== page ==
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Soundtrack advice


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#1 Kamil Beer

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Posted 01 January 2011 - 05:46 PM

Hi,

I am composing a soundtrack to a movie. It is a sports drama with a bit of a 80's overtone, with essential music tracks such as Training montage or Tournament montage.

Currently, I'm deciding what type of music to use. The movie is filmed mainly in Czech Republic and viewers from that country would recognize it well. On the other hand, it's meant to be released worldwide. It's a nonprofit movie, so copyright infringement is virtually non-existent.

I'm deciding between a 1) purely instrumental soundtrack. That could work well for any audience, but it might distract from the dramatic aspects of a well-written song, which people would memorize and connect with the film.

Another opinion is 2) Czech songs + instrumental parts, such as "themes". That way it would be more attractive to national viewers and could be taken as a good local movie. But songs in our language might not sound well for international audiences.

3) English songs + instrumental parts. This way, the movie could be "understandable" for any audience, but it could distance itself from the local audience and appear as too big or too international.

Which option would you choose and why?

Thanks,
-K
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#2 Stuart Brereton

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Posted 02 January 2011 - 10:10 AM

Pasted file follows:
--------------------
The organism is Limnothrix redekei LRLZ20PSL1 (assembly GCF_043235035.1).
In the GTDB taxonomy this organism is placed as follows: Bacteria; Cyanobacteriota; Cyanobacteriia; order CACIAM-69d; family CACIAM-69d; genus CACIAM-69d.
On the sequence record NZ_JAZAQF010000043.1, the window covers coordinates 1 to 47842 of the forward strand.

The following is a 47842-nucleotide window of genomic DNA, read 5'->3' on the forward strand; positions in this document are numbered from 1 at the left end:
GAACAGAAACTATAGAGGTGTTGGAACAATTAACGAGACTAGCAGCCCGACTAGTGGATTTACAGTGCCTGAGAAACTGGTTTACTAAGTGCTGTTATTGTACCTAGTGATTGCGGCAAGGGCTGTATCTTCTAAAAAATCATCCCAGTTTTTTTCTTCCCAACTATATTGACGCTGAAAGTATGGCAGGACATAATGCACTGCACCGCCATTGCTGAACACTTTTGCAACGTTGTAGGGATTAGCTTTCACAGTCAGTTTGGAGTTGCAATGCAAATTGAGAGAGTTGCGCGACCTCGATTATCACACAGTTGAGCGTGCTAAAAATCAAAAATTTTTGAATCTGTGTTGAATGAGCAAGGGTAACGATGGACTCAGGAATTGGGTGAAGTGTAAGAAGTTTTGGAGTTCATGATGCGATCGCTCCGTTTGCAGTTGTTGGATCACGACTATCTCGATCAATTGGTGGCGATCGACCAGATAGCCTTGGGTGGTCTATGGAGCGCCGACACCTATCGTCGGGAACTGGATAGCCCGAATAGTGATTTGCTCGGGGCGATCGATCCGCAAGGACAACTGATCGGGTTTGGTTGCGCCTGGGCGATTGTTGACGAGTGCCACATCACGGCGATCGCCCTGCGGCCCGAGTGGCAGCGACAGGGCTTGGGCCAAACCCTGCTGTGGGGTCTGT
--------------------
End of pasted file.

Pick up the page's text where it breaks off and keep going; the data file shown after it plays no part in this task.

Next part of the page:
It's a nonprofit movie, so copyright infringement is virtually non-existent.


I am not an expert, but I don't think that the non-profit status of the film will make any difference if you are infringing other people's copyright. The issue is not just whether you have profited, but that you have reproduced without permission.
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#3 Hal Smith

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Posted 02 January 2011 - 12:50 PM

I am not an expert, but I don't think that the non-profit status of the film will make any difference if you are infringing other people's copyright. The issue is not just whether you have profited, but that you have reproduced without permission.


EXACTLY!

But since I'm such a nice guy, here's a link for Kamil that might help:

Royalty Free Music Performances

There are other sources of royalty free music performances on the web that some patient Googling will find.

The Silvis Woodshed has a large collection of choral midi files that you can use with a good Midi editor.

I personally use an ancient Midi editor written in the Windows 95 era that still runs nicely on XP. Back in the day software writers knew how to write efficient code that obeyed all the rules of compatibility therefore had long service lives.
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#4 Kamil Beer

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Posted 03 January 2011 - 03:34 PM

Thanks guys - that's good to know. I thought that nonprofit usage of a material wouldn't be a issue for copyright problems.

Also, thanks Hal for the link. I'll definitely check it out.
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#5 Simon Wyss

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Posted 04 January 2011 - 12:44 PM

Kamil, you have to be national to become international. Everything else is rubbish. Jiří Trnka, Zoltán Fábri, Mario Monicelli, Ula Stöckl, everyone is understood in their home culture. Only American movies, for the majority, start from international abstracts and very basic instincts. How did Mozart say in Amadeus: German, let it be German. The emperor: Plain German for plain people.
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Visual Products

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Wooden Camera

New Pro Video - New and Used Equipment

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